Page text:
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Environmental policy and misallocation: The productivity effect of intensity standards

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  • Tombe, Trevor
  • Winter, Jennifer

Abstract

Firm-level idiosyncratic policy distortions misallocate resources between firms, lowering aggregate productivity. Many environmental policies create such distortions; in particular, output-based intensity standards (which limit firms energy use or emissions per unit of output) are easier for high-productivity firms to achieve. We investigate the productivity effect of intensity standards using a tractable general-equilibrium model featuring multiple sectors and firm-level heterogeneity. Qualitatively, we demonstrate that intensity standards are always inferior to uniform taxes, as they misallocate both dirty and clean inputs across firms and sectors, which lowers productivity. Quantitatively, we calibrate the model to US data and show that these productivity losses can be large.

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  • Tombe, Trevor & Winter, Jennifer, 2015. "Environmental policy and misallocation: The productivity effect of intensity standards," Journal of Environmental Economics and Management, Elsevier, vol. 72(C), pages 137-163.
  • Handle: RePEc:eee:jeeman:v:72:y:2015:i:c:p:137-163
    DOI: 10.1016/j.jeem.2015.06.002
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    6. Liu, Tiansen & Song, Yazhi & Xing, Xinpeng & Zhu, Yue & Qu, Zhengyu, 2021. "Bridging production factors allocation and environmental performance of China’s heavy-polluting energy firms: The moderation effect of financing and internationalization," Energy, Elsevier, vol. 222(C).
    7. Cao, Hongjian & Wang, Bizhe & Li, Ke, 2021. "Regulatory policy and misallocation: A new perspective based on the productivity effect of cleaner production standards in China's energy firms," Energy Policy, Elsevier, vol. 152(C).
    8. Schaufele, Brandon, 2019. "Demand Shocks Change the Excess Burden From Carbon Taxes," MPRA Paper 92132, University Library of Munich, Germany.
    9. Hartmut Egger & Udo Kreickemeier & Philipp M. Richter, 2021. "Environmental Policy and Firm Selection in the Open Economy," Journal of the Association of Environmental and Resource Economists, University of Chicago Press, vol. 8(4), pages 655-690.
    10. Mian Yang & Yining Yuan & Fuxia Yang & Dalia Patino-Echeverri, 2021. "Effects of environmental regulation on firm entry and exit and China’s industrial productivity: a new perspective on the Porter Hypothesis," Environmental Economics and Policy Studies, Springer;Society for Environmental Economics and Policy Studies - SEEPS, vol. 23(4), pages 915-944, October.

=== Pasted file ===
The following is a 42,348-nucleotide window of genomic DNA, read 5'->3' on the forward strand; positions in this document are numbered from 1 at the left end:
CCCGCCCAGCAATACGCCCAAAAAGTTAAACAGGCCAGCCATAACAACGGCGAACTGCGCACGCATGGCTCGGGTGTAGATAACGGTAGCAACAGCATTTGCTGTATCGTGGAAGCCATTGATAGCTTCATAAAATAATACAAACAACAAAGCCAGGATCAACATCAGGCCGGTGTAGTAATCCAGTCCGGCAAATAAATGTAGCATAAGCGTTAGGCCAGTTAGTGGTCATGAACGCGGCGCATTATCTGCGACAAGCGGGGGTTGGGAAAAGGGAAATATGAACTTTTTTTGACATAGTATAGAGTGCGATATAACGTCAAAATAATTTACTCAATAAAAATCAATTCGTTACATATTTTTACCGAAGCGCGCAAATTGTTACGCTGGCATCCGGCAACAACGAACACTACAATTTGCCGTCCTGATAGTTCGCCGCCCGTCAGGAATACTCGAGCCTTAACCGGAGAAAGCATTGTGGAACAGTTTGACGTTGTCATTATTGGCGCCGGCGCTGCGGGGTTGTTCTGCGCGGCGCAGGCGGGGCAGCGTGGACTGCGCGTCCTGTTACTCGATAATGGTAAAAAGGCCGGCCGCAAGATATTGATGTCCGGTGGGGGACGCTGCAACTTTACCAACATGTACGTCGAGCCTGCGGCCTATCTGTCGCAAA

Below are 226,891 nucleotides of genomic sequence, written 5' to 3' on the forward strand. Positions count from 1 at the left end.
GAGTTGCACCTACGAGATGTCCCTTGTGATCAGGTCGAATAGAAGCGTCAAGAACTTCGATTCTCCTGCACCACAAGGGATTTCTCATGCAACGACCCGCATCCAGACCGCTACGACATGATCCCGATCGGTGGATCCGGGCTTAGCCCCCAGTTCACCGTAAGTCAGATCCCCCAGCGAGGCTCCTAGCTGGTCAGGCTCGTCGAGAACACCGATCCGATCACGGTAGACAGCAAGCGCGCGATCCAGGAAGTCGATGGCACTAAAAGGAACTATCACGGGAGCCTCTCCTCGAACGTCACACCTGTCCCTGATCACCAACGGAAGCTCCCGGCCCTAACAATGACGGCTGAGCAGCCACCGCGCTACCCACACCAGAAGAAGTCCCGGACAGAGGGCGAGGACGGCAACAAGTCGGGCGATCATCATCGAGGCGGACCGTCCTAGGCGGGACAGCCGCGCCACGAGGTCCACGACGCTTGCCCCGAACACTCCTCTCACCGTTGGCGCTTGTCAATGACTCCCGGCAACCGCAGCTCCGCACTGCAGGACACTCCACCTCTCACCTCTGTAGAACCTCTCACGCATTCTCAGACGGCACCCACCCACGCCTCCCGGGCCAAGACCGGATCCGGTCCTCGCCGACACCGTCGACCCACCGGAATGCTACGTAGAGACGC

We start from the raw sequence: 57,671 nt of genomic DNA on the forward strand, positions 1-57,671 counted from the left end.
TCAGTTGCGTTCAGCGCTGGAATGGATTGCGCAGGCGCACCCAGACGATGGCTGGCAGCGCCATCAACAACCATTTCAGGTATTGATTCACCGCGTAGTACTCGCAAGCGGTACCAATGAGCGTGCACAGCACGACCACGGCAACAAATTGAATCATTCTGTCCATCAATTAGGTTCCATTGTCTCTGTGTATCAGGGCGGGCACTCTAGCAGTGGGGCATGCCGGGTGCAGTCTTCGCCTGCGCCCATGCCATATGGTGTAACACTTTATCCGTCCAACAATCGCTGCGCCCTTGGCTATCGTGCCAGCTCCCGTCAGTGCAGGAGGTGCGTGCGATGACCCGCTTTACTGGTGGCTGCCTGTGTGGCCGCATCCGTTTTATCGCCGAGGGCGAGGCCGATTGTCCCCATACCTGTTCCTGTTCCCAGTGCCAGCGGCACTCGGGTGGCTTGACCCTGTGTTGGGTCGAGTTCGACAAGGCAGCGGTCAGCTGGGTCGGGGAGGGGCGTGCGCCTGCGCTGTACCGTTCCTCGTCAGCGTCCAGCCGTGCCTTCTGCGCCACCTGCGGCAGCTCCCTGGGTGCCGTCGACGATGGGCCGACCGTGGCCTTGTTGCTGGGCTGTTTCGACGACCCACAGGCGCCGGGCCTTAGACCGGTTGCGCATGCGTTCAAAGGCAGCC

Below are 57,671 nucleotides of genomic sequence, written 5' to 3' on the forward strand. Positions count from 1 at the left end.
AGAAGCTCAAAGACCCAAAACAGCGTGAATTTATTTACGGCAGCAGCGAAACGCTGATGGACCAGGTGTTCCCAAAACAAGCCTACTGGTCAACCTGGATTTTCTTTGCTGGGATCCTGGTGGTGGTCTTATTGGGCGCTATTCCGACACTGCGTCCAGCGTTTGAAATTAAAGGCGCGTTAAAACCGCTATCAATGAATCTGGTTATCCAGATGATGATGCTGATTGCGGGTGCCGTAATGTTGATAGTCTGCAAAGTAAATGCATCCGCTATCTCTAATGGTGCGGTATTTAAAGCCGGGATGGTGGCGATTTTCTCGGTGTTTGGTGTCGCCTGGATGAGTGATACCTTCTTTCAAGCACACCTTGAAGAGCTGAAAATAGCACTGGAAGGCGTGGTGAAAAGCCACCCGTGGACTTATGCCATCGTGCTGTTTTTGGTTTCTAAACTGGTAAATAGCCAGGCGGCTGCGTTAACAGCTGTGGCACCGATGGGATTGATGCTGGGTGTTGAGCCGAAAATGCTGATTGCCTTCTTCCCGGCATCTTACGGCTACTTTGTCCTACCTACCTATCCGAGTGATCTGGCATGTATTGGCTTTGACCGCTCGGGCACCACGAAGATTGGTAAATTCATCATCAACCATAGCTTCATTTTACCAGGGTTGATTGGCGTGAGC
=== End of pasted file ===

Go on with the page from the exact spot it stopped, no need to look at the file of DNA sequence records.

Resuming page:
11. Yuping Deng & Yanrui Wu & Helian Xu, 2019. "Environmental Regulation and Export Product Quality: Evidence from Chinese Firms," Economics Discussion / Working Papers 19-14, The University of Western Australia, Department of Economics.
    12. Sarah Dobson & Jennifer Winter, 2018. "Assessing Policy Support for Emissions-Intensive and Trade-Exposed Industries," SPP Research Papers, The School of Public Policy, University of Calgary, vol. 11(28), October.
    13. Hochman, Gal & Zilberman, David, 2021. "Optimal environmental taxation in response to an environmentally-unfriendly political challenger," Journal of Environmental Economics and Management, Elsevier, vol. 106(C).
    14. Andersen, Dana C., 2016. "Accounting for Firm Exit and Loss of Variety in the Welfare Cost of Regulations," Working Papers 2016-9, University of Alberta, Department of Economics.
    15. Andersen, Dana C., 2018. "Accounting for loss of variety and factor reallocations in the welfare cost of regulations," Journal of Environmental Economics and Management, Elsevier, vol. 88(C), pages 69-94.
    16. Liu, Xinghe & Xu, Huifeng & Lu, Meiting, 2021. "Do auditors respond to stringent environmental regulation? Evidence from China’s new environmental protection law," Economic Modelling, Elsevier, vol. 96(C), pages 54-67.
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    18. Yang, Mian & Hong, Yili & Yang, Fuxia, 2022. "The effects of Mandatory Energy Efficiency Policy on resource allocation efficiency: Evidence from Chinese industrial sector," Economic Analysis and Policy, Elsevier, vol. 73(C), pages 513-524.

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    More about this item

    Keywords

    Energy intensity; Energy tax; Productivity;
    All these keywords.

    JEL classification:

    • Q4 - Agricultural and Natural Resource Economics; Environmental and Ecological Economics - - Energy
    • Q5 - Agricultural and Natural Resource Economics; Environmental and Ecological Economics - - Environmental Economics
    • H2 - Public Economics - - Taxation, Subsidies, and Revenue
    • E6 - Macroeconomics and Monetary Economics - - Macroeconomic Policy, Macroeconomic Aspects of Public Finance, and General Outlook

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